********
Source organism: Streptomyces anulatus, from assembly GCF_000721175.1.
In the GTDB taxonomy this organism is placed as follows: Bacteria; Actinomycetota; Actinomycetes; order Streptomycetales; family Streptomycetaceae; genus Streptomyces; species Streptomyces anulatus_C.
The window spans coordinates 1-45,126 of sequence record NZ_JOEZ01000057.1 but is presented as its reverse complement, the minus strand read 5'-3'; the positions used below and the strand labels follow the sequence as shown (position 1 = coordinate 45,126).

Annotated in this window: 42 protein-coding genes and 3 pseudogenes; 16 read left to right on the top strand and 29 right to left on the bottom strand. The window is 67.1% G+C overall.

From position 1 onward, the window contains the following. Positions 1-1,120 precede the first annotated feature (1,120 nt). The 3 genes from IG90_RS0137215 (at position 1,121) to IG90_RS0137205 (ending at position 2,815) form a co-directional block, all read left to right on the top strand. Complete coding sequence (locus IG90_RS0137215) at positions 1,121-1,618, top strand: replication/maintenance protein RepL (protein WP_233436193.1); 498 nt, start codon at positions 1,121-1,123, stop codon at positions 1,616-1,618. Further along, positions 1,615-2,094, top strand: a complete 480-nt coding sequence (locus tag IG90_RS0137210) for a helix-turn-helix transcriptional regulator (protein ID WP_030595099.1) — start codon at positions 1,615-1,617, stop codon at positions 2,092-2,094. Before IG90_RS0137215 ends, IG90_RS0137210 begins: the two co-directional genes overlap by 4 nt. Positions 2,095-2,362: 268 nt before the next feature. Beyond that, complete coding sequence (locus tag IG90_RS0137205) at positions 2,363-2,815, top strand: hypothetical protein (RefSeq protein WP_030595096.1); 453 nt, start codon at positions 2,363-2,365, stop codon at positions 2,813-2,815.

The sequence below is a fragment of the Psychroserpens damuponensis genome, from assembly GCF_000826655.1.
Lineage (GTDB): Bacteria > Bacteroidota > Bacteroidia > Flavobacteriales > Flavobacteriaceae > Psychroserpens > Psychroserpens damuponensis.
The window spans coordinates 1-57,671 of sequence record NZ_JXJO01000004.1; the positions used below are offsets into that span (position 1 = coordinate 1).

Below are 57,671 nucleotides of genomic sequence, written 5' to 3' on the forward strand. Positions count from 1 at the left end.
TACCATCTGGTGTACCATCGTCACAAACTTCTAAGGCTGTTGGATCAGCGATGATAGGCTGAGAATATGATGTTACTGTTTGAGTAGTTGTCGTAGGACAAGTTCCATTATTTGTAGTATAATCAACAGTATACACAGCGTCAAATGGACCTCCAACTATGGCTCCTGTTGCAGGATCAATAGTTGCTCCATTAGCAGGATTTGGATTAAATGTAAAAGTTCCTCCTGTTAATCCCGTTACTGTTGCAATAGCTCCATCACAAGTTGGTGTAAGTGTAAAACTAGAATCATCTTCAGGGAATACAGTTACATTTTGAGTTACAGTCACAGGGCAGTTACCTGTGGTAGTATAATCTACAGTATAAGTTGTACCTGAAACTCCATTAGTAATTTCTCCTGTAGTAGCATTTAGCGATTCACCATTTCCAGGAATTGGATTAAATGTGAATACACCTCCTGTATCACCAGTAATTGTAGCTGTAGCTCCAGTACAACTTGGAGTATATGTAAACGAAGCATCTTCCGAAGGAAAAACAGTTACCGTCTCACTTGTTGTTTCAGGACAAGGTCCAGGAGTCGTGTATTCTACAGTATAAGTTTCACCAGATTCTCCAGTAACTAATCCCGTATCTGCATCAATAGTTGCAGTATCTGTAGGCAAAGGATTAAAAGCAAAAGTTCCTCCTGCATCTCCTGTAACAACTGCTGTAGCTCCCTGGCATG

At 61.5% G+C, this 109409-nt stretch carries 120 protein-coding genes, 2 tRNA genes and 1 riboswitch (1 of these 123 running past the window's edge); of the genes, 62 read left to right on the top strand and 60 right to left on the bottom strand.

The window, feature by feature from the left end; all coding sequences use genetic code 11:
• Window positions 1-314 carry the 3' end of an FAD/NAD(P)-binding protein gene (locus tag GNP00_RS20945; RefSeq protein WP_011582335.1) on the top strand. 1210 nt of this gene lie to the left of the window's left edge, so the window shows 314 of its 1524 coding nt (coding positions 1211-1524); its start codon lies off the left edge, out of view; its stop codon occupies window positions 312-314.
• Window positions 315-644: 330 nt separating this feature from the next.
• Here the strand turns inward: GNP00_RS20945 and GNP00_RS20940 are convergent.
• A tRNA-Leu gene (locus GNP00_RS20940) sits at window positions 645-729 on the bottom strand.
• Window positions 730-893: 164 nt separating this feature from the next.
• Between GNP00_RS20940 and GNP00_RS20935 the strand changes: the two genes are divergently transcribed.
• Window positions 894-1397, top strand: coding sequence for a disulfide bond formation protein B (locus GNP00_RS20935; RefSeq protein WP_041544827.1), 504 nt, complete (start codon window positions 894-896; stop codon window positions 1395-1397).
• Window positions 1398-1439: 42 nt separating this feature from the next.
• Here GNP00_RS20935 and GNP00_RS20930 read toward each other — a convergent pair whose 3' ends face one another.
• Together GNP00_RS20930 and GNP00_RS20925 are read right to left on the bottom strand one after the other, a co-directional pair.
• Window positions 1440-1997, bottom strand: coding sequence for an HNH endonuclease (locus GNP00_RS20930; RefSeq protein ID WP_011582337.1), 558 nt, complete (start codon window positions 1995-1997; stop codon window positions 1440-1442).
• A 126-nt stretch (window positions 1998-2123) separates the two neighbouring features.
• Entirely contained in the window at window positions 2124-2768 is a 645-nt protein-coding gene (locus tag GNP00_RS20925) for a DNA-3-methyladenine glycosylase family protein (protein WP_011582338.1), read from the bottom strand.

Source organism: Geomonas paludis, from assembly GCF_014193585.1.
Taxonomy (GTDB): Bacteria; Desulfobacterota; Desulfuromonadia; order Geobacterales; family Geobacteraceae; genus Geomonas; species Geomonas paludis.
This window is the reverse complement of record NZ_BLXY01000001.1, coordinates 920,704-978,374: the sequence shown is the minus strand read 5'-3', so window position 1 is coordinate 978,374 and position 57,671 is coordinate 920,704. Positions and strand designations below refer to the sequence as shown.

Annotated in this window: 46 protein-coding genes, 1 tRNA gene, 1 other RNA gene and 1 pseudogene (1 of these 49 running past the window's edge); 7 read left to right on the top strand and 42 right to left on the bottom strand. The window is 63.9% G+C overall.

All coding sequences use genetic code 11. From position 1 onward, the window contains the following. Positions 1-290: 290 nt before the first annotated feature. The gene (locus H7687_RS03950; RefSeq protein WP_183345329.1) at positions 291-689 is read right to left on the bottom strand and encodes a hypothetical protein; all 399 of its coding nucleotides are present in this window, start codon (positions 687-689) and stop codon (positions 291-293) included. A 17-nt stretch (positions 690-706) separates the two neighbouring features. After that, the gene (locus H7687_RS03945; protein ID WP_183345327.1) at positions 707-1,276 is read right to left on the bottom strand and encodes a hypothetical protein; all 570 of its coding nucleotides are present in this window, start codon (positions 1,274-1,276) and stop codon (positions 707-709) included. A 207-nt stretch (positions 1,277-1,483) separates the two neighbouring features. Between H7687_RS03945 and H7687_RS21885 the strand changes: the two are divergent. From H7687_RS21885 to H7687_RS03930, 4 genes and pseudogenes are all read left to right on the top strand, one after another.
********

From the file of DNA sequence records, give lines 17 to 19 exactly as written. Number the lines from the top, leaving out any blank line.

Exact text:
• Window positions 730-893: 164 nt separating this feature from the next.
• Between GNP00_RS20940 and GNP00_RS20935 the strand changes: the two genes are divergently transcribed.
• Window positions 894-1397, top strand: coding sequence for a disulfide bond formation protein B (locus GNP00_RS20935; RefSeq protein WP_041544827.1), 504 nt, complete (start codon window positions 894-896; stop codon window positions 1395-1397).